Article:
Advantages – Their close distance allows low-latency wide bandwidth, with levels comparable to fiber transmission performance. This kind of fiber-like performance will become even more important as the increase in satellite capacity is is increasingly being fueled by high performance and data-based data such as broadband – instead of traditional video-based applications. In addition, satellite constellations MEO can cover the majority of the Earth with about eight satellites.
Disadvantages – While the MEO satellites already have a very low latency compared to the GEO, their larger trajectory means that they can not reach the same levels as planned by the new LEO operators, although the difference may be negligible depending on the application .
Also, because the MEO (and LEO) satellites are not stable, a constellation of satellites is required to provide continuous service. This means that the antennas on the ground must monitor the satellite in the sky, which requires a starter infrastructure that is more complex than GEO.
LEON – Distance from Earth: 120-1,200 miles
The basics – While there are several LEO constellations currently operated by companies such as Iridium, Globalstar and Orbcomm, they primarily serve low-performance voice and data applications. The forthcoming wave of LEO satellites intends to serve different markets, especially those requiring high-speed connectivity, such as consumer broadband, mobile backhaul and VSAT for connecting remote locations and employees. Because these satellites are closer to the Earth than other orbits, their coverage is shorter.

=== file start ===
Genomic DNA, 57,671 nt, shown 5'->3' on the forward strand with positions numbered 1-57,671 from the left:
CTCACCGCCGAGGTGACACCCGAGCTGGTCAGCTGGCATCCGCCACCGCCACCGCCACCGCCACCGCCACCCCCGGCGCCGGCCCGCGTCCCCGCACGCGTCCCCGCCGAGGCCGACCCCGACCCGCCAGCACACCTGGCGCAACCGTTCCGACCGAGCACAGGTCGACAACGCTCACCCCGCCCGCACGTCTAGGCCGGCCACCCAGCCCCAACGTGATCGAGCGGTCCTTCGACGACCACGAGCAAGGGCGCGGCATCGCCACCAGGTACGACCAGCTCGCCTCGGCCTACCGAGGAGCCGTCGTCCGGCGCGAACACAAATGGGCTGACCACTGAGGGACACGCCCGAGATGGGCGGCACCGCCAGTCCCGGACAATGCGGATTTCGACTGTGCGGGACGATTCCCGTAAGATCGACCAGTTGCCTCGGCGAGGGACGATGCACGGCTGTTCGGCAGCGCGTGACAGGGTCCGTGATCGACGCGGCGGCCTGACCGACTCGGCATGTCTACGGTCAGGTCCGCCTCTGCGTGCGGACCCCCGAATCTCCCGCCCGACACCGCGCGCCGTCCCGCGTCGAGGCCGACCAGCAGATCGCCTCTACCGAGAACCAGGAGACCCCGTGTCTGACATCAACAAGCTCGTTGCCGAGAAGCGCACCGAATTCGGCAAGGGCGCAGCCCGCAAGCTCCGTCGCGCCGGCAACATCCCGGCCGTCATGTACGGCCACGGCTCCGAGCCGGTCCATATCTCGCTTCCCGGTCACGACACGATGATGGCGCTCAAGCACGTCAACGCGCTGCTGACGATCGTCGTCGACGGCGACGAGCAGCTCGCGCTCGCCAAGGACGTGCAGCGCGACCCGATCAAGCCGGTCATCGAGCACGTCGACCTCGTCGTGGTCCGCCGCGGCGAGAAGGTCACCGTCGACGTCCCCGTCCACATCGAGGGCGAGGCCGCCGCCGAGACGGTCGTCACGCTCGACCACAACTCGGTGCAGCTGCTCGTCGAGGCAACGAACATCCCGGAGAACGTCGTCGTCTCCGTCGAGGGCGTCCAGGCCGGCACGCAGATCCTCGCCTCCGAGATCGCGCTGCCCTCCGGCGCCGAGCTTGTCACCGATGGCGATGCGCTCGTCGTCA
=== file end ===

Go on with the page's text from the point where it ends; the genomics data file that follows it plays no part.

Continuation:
This is why emerging LEO operators are planning to launch hundreds – or in some cases thousands – of these orbiting satellites to achieve global and continuous coverage. The LEO constellations will continuously transmit communication signals and traffic over their huge satellite network to provide broad and seamless geographical coverage to users. Since this generation of LEO satellites has not yet begun, see a quick look at what is being planned and discussed.
Advantages – LEO satellites focus on providing online coverage that can cover the globe and their proximity to the Earth, operators expect to offer the lowest latency levels in any satellite orbit. This proximity also means that it is cheaper and requires far less fuel to launch a satellite to a LEO than to start at MEO or GEO.
Disadvantages – Due to the large number of satellites required in the LEO constellations, there are expected to have high initial manufacturing and launch costs and more expensive ground material than GEO. Since the LEO constellations have not yet begun, the availability of the satellite spectrum for many satellites and the coordination of traffic to these without the addition of latency are also questions.
Gigabit from space: The final boundaries
There have been days when satellites were simply a "last resort option" for connecting remote areas. Like traditional terrestrial connections, satellites are rapidly becoming a standardized and conventional connection solution for providing high-speed broadband services to people all over the world, regardless of location – whether land or sea or air – and geographic conditions.
And as this new satellite ecosystem is modeled, potential applications will not be limited to a trajectory. The constellations are already operating on the entire track today, and as we move forward, we will see even greater value than optimized routing of traffic on multi-track networks.
For example, MEO constellations using software-defined networking have the ability to automatically fail on GEO satellites for back-up broadband services. And we are likely to see the convergence of LEO, MEO, GEO, and even ground-based technologies to meet the low latency and gigabit connection requirements of 5G local networks.
One thing is clear – the expanding multi-track satellite universe will play an important role in providing broadband access to connect the world and allow the digital age.